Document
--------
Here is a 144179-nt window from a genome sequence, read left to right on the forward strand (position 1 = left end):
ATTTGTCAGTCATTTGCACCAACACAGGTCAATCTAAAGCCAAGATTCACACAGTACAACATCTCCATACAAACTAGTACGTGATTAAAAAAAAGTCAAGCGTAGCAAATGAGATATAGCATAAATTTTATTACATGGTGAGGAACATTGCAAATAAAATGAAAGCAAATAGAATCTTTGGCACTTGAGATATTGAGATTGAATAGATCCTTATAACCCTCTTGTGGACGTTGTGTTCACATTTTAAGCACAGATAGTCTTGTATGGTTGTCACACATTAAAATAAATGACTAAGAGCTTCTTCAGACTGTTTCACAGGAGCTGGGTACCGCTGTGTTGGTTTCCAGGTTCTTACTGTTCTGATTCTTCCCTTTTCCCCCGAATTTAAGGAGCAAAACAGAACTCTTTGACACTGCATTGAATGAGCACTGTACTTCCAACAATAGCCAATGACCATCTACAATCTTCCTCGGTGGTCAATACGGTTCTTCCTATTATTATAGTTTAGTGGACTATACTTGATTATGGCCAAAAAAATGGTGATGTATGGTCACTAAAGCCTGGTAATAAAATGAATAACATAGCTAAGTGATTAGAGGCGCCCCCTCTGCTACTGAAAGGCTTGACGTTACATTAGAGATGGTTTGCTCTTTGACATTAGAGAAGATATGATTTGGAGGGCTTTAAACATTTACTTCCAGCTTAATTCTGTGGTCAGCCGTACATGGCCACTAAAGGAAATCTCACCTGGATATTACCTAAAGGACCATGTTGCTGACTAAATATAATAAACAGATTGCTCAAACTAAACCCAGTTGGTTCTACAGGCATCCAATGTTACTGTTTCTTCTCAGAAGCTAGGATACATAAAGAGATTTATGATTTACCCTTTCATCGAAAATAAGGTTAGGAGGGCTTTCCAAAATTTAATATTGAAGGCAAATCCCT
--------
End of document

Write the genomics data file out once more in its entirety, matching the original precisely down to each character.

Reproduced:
Here is a 144179-nt window from a genome sequence, read left to right on the forward strand (position 1 = left end):
ATTTGTCAGTCATTTGCACCAACACAGGTCAATCTAAAGCCAAGATTCACACAGTACAACATCTCCATACAAACTAGTACGTGATTAAAAAAAAGTCAAGCGTAGCAAATGAGATATAGCATAAATTTTATTACATGGTGAGGAACATTGCAAATAAAATGAAAGCAAATAGAATCTTTGGCACTTGAGATATTGAGATTGAATAGATCCTTATAACCCTCTTGTGGACGTTGTGTTCACATTTTAAGCACAGATAGTCTTGTATGGTTGTCACACATTAAAATAAATGACTAAGAGCTTCTTCAGACTGTTTCACAGGAGCTGGGTACCGCTGTGTTGGTTTCCAGGTTCTTACTGTTCTGATTCTTCCCTTTTCCCCCGAATTTAAGGAGCAAAACAGAACTCTTTGACACTGCATTGAATGAGCACTGTACTTCCAACAATAGCCAATGACCATCTACAATCTTCCTCGGTGGTCAATACGGTTCTTCCTATTATTATAGTTTAGTGGACTATACTTGATTATGGCCAAAAAAATGGTGATGTATGGTCACTAAAGCCTGGTAATAAAATGAATAACATAGCTAAGTGATTAGAGGCGCCCCCTCTGCTACTGAAAGGCTTGACGTTACATTAGAGATGGTTTGCTCTTTGACATTAGAGAAGATATGATTTGGAGGGCTTTAAACATTTACTTCCAGCTTAATTCTGTGGTCAGCCGTACATGGCCACTAAAGGAAATCTCACCTGGATATTACCTAAAGGACCATGTTGCTGACTAAATATAATAAACAGATTGCTCAAACTAAACCCAGTTGGTTCTACAGGCATCCAATGTTACTGTTTCTTCTCAGAAGCTAGGATACATAAAGAGATTTATGATTTACCCTTTCATCGAAAATAAGGTTAGGAGGGCTTTCCAAAATTTAATATTGAAGGCAAATCCCT